In The Adventures of Huckleberry Finn, how does Jim's good nature influence Huckleberry's sense of morality?
It's no exaggeration to say that Jim helps Huck grow up, morally and emotionally. Before they set off on their adventures along the Mississippi together, Huck was rather immature, to say the least. Although his moral values were generally fine for a boy of his age, he still had the occasional lapse, such as joining with Tom in playing mean tricks on Jim.
But all that changes when Huck gets to spend more time in Jim's company. It's only then that he starts to see Jim as a human being, someone who's just the same as himself beneath the skin. Jim helps Huck to escape the confines of his time and culture, which are rooted in notions of white supremacy. Out there on the raft, things couldn't be more different. There, Huck and Jim are just two human beings, not a white boy and a runaway slave—as they would be back on dry land.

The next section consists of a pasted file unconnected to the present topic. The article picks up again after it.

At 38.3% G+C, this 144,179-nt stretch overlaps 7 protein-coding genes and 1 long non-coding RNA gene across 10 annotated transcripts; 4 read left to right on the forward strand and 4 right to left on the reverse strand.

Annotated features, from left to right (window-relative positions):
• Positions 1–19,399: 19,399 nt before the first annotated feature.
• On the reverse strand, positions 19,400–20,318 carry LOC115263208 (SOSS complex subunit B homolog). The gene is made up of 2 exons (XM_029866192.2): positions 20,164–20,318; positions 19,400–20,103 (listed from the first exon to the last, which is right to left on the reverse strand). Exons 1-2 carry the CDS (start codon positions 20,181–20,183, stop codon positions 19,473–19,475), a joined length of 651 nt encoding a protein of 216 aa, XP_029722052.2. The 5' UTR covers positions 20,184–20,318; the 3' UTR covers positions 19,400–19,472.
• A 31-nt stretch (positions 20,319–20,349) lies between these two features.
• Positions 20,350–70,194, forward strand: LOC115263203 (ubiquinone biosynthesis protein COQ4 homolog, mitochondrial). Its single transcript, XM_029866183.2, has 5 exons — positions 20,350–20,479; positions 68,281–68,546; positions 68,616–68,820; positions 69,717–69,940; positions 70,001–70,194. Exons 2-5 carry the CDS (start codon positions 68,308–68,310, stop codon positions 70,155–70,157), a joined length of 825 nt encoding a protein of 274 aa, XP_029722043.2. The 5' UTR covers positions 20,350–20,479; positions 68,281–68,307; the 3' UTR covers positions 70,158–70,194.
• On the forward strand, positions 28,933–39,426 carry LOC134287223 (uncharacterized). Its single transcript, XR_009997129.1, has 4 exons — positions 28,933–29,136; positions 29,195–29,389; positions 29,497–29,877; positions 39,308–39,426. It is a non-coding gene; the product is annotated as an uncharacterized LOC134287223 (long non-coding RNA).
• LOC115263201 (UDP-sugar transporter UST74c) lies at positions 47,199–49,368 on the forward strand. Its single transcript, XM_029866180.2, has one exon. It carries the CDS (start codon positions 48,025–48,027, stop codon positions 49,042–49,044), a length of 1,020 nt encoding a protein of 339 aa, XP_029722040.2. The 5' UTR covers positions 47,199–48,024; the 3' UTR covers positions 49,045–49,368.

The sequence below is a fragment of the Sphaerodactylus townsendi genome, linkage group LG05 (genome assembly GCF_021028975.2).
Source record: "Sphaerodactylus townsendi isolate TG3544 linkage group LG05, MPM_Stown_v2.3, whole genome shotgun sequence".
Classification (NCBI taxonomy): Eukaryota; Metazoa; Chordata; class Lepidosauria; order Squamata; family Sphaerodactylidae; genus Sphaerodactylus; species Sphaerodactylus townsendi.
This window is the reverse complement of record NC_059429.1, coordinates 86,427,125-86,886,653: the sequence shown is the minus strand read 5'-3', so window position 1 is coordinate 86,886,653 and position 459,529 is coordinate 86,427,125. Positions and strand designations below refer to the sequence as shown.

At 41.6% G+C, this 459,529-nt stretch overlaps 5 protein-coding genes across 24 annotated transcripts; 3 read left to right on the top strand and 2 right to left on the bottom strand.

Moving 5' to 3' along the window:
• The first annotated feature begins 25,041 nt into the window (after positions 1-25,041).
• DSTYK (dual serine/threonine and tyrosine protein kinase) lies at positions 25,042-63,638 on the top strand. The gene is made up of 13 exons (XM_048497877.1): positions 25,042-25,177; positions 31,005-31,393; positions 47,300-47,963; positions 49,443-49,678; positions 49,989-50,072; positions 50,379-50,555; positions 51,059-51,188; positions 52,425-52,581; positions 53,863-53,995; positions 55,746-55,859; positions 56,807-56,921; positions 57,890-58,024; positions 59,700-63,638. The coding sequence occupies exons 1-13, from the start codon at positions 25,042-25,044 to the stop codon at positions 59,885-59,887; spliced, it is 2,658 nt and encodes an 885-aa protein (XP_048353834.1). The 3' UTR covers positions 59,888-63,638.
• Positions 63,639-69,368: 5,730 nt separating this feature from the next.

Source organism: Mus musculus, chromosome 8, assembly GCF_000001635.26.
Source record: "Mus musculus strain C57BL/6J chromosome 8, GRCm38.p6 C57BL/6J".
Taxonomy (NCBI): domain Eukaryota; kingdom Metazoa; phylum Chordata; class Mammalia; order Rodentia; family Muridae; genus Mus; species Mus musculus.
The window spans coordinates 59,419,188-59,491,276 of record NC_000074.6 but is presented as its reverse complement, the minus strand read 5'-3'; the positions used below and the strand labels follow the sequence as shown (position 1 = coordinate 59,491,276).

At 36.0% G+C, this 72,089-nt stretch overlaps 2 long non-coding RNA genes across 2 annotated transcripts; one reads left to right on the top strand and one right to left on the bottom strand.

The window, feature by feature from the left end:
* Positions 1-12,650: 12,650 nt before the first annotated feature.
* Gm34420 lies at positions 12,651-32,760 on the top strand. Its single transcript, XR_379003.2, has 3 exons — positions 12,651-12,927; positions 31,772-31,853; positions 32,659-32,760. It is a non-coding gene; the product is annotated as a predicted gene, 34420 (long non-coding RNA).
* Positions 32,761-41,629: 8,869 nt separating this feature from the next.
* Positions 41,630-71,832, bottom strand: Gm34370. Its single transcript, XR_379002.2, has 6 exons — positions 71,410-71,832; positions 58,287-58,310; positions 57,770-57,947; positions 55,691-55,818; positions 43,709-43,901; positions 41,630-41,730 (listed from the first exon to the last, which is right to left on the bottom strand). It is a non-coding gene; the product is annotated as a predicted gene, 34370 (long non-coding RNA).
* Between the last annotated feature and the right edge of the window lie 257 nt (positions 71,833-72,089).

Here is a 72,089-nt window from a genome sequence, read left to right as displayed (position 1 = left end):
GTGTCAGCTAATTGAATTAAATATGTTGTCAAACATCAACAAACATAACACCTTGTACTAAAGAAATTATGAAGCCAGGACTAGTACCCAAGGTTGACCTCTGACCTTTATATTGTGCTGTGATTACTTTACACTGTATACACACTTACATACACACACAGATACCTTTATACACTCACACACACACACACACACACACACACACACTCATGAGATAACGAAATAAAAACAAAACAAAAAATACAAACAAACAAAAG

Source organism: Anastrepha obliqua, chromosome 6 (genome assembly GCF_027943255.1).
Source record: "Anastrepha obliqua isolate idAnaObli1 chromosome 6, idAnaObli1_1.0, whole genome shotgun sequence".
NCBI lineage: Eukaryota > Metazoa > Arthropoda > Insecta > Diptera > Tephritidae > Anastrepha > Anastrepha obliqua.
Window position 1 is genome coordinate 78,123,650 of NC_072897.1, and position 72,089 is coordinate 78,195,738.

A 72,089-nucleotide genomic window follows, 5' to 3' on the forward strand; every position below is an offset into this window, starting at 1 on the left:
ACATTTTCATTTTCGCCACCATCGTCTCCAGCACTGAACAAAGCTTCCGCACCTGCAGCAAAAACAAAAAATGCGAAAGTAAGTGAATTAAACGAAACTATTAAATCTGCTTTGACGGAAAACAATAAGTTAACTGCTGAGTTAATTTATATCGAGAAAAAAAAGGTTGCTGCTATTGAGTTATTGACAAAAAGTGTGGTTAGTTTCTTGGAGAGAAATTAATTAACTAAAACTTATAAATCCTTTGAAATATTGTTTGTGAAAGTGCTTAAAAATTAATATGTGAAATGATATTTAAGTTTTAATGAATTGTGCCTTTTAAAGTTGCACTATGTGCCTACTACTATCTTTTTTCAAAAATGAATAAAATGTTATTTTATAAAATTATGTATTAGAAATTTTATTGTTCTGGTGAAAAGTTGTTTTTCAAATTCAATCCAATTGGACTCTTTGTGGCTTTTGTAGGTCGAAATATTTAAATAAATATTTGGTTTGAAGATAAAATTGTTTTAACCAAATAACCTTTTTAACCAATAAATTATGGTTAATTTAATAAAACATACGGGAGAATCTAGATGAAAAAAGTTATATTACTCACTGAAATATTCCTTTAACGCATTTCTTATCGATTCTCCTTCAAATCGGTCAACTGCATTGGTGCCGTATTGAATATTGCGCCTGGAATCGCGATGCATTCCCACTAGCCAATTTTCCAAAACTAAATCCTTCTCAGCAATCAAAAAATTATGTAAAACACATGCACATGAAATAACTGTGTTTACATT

Jim's innate goodness comes through at various points. A notable example would be his protecting of Huck by preventing from seeing his old man's dead body in the old...
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